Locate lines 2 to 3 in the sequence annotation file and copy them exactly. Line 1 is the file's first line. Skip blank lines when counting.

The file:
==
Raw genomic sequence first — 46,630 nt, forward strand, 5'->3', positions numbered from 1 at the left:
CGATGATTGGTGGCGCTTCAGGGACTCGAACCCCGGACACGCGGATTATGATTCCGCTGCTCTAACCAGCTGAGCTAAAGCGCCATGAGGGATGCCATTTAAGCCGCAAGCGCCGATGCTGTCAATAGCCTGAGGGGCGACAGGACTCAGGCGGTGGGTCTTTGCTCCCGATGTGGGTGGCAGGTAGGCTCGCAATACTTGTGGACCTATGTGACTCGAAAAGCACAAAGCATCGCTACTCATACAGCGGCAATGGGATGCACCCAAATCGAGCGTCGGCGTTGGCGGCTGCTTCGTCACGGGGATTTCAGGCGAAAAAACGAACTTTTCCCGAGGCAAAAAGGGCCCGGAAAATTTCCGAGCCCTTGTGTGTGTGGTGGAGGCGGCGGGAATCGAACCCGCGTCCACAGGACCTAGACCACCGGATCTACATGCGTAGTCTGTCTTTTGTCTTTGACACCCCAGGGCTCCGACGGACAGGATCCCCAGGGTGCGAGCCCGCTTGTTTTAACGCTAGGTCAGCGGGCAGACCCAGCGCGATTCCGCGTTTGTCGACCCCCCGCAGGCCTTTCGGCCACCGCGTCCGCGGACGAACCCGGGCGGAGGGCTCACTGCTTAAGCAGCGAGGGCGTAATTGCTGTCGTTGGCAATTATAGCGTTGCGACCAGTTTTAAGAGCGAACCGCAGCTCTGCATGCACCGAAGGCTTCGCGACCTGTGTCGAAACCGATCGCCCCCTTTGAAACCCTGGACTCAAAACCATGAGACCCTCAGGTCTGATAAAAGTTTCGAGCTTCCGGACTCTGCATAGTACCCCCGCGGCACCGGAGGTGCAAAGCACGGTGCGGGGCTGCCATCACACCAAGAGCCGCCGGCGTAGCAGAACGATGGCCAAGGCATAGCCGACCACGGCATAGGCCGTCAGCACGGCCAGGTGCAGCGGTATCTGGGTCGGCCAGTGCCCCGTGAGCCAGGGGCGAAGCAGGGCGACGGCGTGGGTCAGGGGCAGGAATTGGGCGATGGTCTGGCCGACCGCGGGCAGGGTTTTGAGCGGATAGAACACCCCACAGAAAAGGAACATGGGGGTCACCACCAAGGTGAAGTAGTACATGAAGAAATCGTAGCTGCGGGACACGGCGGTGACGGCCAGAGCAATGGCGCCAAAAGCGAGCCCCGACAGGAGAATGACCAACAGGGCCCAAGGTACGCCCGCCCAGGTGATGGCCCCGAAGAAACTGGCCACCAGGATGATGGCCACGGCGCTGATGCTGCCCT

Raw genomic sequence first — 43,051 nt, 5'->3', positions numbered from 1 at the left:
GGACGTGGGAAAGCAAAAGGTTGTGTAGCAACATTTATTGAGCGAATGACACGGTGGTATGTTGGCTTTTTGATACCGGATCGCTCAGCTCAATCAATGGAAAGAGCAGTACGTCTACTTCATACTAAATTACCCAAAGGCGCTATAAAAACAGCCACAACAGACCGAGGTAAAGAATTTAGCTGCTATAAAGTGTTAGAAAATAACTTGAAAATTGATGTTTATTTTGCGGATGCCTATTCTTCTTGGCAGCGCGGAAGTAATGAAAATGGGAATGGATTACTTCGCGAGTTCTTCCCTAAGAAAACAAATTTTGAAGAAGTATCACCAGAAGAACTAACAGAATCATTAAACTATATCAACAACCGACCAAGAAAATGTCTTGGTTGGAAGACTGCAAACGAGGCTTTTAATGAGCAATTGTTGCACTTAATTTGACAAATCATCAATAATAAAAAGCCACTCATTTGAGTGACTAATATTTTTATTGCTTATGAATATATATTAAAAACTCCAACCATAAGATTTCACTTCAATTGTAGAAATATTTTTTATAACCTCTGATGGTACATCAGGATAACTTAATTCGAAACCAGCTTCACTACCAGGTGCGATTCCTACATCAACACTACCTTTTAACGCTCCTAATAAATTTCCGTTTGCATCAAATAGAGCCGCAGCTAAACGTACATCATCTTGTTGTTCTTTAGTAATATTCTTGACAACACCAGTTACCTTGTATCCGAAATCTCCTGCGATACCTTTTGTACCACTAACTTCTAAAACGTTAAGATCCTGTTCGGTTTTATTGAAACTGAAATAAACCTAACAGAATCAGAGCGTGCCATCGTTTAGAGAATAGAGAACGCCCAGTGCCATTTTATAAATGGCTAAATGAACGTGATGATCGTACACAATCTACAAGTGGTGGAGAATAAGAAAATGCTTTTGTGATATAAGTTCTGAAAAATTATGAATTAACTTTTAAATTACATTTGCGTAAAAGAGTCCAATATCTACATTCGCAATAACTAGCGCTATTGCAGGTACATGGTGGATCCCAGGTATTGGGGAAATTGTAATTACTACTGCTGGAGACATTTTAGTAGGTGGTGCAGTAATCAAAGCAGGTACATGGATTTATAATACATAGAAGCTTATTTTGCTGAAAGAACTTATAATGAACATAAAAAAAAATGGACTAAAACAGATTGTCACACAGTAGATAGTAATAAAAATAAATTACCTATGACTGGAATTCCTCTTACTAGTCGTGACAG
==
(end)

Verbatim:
CGATGATTGGTGGCGCTTCAGGGACTCGAACCCCGGACACGCGGATTATGATTCCGCTGCTCTAACCAGCTGAGCTAAAGCGCCATGAGGGATGCCATTTAAGCCGCAAGCGCCGATGCTGTCAATAGCCTGAGGGGCGACAGGACTCAGGCGGTGGGTCTTTGCTCCCGATGTGGGTGGCAGGTAGGCTCGCAATACTTGTGGACCTATGTGACTCGAAAAGCACAAAGCATCGCTACTCATACAGCGGCAATGGGATGCACCCAAATCGAGCGTCGGCGTTGGCGGCTGCTTCGTCACGGGGATTTCAGGCGAAAAAACGAACTTTTCCCGAGGCAAAAAGGGCCCGGAAAATTTCCGAGCCCTTGTGTGTGTGGTGGAGGCGGCGGGAATCGAACCCGCGTCCACAGGACCTAGACCACCGGATCTACATGCGTAGTCTGTCTTTTGTCTTTGACACCCCAGGGCTCCGACGGACAGGATCCCCAGGGTGCGAGCCCGCTTGTTTTAACGCTAGGTCAGCGGGCAGACCCAGCGCGATTCCGCGTTTGTCGACCCCCCGCAGGCCTTTCGGCCACCGCGTCCGCGGACGAACCCGGGCGGAGGGCTCACTGCTTAAGCAGCGAGGGCGTAATTGCTGTCGTTGGCAATTATAGCGTTGCGACCAGTTTTAAGAGCGAACCGCAGCTCTGCATGCACCGAAGGCTTCGCGACCTGTGTCGAAACCGATCGCCCCCTTTGAAACCCTGGACTCAAAACCATGAGACCCTCAGGTCTGATAAAAGTTTCGAGCTTCCGGACTCTGCATAGTACCCCCGCGGCACCGGAGGTGCAAAGCACGGTGCGGGGCTGCCATCACACCAAGAGCCGCCGGCGTAGCAGAACGATGGCCAAGGCATAGCCGACCACGGCATAGGCCGTCAGCACGGCCAGGTGCAGCGGTATCTGGGTCGGCCAGTGCCCCGTGAGCCAGGGGCGAAGCAGGGCGACGGCGTGGGTCAGGGGCAGGAATTGGGCGATGGTCTGGCCGACCGCGGGCAGGGTTTTGAGCGGATAGAACACCCCACAGAAAAGGAACATGGGGGTCACCACCAAGGTGAAGTAGTACATGAAGAAATCGTAGCTGCGGGACACGGCGGTGACGGCCAGAGCAATGGCGCCAAAAGCGAGCCCCGACAGGAGAATGACCAACAGGGCCCAAGGTACGCCCGCCCAGGTGATGGCCCCGAAGAAACTGGCCACCAGGATGATGGCCACGGCGCTGATGCTGCCCT

Raw genomic sequence first — 43,051 nt, 5'->3', positions numbered from 1 at the left: